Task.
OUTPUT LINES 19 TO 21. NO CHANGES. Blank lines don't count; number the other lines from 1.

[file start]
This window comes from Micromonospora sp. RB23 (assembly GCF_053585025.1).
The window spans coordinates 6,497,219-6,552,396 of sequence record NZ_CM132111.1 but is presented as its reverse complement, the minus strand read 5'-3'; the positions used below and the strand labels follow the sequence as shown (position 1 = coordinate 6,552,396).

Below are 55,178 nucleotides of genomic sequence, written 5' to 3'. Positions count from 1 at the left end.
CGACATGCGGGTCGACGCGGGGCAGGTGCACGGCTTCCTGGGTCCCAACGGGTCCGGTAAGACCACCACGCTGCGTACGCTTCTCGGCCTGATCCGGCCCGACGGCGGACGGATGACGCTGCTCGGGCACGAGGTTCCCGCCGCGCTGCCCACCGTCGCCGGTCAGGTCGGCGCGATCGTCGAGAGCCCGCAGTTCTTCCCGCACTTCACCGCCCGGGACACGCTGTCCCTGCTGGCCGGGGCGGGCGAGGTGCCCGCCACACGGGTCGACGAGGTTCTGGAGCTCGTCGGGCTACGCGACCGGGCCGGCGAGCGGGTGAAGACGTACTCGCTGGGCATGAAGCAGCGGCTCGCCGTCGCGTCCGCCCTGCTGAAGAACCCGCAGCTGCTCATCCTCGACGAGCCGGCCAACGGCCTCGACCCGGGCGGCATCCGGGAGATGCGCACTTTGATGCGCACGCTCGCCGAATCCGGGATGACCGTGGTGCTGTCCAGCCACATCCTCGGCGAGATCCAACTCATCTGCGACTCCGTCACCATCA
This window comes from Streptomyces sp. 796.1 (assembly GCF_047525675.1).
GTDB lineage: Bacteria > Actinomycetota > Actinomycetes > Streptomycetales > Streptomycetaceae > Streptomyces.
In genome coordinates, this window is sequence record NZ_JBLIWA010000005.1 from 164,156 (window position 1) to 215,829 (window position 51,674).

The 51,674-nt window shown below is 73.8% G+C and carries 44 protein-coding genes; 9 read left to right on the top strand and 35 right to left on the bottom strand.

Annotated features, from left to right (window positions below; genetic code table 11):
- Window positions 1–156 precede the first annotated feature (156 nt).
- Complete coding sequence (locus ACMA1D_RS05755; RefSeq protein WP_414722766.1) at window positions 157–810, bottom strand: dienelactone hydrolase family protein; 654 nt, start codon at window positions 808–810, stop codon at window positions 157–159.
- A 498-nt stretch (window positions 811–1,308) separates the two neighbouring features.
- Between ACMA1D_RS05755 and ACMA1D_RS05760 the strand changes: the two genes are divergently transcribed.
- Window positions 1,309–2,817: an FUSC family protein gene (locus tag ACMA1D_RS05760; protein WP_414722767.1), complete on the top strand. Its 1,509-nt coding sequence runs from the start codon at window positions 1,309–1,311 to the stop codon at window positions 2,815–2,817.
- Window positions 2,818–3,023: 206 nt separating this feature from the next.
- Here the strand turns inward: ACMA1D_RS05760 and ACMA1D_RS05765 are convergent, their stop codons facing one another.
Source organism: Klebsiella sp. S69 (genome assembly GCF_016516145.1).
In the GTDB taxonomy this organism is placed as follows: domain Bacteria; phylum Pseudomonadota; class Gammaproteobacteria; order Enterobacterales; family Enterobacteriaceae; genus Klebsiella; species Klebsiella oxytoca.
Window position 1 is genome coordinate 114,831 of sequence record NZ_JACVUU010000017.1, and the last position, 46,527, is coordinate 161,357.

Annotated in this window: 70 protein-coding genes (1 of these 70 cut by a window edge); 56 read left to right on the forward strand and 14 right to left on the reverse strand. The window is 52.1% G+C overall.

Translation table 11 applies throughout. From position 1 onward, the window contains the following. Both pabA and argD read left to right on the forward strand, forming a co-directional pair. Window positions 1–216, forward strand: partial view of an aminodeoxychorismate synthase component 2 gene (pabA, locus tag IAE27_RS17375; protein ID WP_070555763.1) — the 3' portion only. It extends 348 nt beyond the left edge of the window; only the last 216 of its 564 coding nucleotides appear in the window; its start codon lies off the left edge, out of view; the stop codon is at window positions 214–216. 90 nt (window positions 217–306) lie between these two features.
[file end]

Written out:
Window position 1 is genome coordinate 114,831 of sequence record NZ_JACVUU010000017.1, and the last position, 46,527, is coordinate 161,357.

Annotated in this window: 70 protein-coding genes (1 of these 70 cut by a window edge); 56 read left to right on the forward strand and 14 right to left on the reverse strand. The window is 52.1% G+C overall.

Translation table 11 applies throughout. From position 1 onward, the window contains the following. Both pabA and argD read left to right on the forward strand, forming a co-directional pair. Window positions 1–216, forward strand: partial view of an aminodeoxychorismate synthase component 2 gene (pabA, locus tag IAE27_RS17375; protein ID WP_070555763.1) — the 3' portion only. It extends 348 nt beyond the left edge of the window; only the last 216 of its 564 coding nucleotides appear in the window; its start codon lies off the left edge, out of view; the stop codon is at window positions 214–216. 90 nt (window positions 217–306) lie between these two features.